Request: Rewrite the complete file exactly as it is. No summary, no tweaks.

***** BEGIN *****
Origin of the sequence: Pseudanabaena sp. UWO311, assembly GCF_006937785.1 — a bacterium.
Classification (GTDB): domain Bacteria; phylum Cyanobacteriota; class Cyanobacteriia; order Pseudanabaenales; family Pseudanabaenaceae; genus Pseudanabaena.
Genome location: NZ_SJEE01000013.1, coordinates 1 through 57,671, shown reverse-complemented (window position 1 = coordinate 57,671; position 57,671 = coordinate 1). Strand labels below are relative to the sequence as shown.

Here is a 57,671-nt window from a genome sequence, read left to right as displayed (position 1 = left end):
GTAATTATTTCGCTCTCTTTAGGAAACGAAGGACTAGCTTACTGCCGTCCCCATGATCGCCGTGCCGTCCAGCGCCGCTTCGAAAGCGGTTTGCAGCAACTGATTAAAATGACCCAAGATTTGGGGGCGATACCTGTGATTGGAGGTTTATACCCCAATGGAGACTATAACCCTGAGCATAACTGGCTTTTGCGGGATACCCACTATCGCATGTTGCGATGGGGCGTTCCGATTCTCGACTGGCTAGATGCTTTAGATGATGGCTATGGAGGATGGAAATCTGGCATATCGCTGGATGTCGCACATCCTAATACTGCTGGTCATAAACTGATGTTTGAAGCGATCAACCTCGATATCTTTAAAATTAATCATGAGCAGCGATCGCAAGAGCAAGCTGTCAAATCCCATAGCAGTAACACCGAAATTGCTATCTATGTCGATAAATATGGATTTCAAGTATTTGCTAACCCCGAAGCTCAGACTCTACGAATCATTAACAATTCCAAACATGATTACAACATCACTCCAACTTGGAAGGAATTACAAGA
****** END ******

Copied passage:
Origin of the sequence: Pseudanabaena sp. UWO311, assembly GCF_006937785.1 — a bacterium.
Classification (GTDB): domain Bacteria; phylum Cyanobacteriota; class Cyanobacteriia; order Pseudanabaenales; family Pseudanabaenaceae; genus Pseudanabaena.
Genome location: NZ_SJEE01000013.1, coordinates 1 through 57,671, shown reverse-complemented (window position 1 = coordinate 57,671; position 57,671 = coordinate 1). Strand labels below are relative to the sequence as shown.

Here is a 57,671-nt window from a genome sequence, read left to right as displayed (position 1 = left end):
GTAATTATTTCGCTCTCTTTAGGAAACGAAGGACTAGCTTACTGCCGTCCCCATGATCGCCGTGCCGTCCAGCGCCGCTTCGAAAGCGGTTTGCAGCAACTGATTAAAATGACCCAAGATTTGGGGGCGATACCTGTGATTGGAGGTTTATACCCCAATGGAGACTATAACCCTGAGCATAACTGGCTTTTGCGGGATACCCACTATCGCATGTTGCGATGGGGCGTTCCGATTCTCGACTGGCTAGATGCTTTAGATGATGGCTATGGAGGATGGAAATCTGGCATATCGCTGGATGTCGCACATCCTAATACTGCTGGTCATAAACTGATGTTTGAAGCGATCAACCTCGATATCTTTAAAATTAATCATGAGCAGCGATCGCAAGAGCAAGCTGTCAAATCCCATAGCAGTAACACCGAAATTGCTATCTATGTCGATAAATATGGATTTCAAGTATTTGCTAACCCCGAAGCTCAGACTCTACGAATCATTAACAATTCCAAACATGATTACAACATCACTCCAACTTGGAAGGAATTACAAGA